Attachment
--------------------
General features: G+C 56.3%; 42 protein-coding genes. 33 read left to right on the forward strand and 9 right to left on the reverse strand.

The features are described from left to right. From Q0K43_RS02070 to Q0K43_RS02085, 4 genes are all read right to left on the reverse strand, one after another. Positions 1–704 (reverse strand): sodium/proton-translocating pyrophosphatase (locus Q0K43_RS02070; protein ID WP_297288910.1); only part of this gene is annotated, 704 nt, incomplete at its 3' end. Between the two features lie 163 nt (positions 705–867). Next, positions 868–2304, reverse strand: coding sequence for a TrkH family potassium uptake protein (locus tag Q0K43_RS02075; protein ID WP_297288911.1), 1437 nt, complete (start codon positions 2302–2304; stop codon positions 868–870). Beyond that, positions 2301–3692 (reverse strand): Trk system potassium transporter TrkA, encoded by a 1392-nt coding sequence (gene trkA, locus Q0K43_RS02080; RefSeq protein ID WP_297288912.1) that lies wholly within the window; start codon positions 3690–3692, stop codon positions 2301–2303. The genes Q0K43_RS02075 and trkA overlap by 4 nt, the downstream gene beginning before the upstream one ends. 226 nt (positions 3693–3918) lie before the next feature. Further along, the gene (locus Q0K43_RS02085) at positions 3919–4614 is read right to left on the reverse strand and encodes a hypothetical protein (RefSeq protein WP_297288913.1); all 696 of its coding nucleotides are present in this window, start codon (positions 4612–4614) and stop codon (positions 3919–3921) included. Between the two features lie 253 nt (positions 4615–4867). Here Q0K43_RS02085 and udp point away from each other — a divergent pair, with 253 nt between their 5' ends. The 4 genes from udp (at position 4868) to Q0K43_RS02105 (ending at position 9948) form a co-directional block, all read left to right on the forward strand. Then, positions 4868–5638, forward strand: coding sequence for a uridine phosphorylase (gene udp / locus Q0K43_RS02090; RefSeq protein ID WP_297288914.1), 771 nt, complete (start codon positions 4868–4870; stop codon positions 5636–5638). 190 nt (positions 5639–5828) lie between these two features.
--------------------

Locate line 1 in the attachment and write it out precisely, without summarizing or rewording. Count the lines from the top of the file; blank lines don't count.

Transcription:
General features: G+C 56.3%; 42 protein-coding genes. 33 read left to right on the forward strand and 9 right to left on the reverse strand.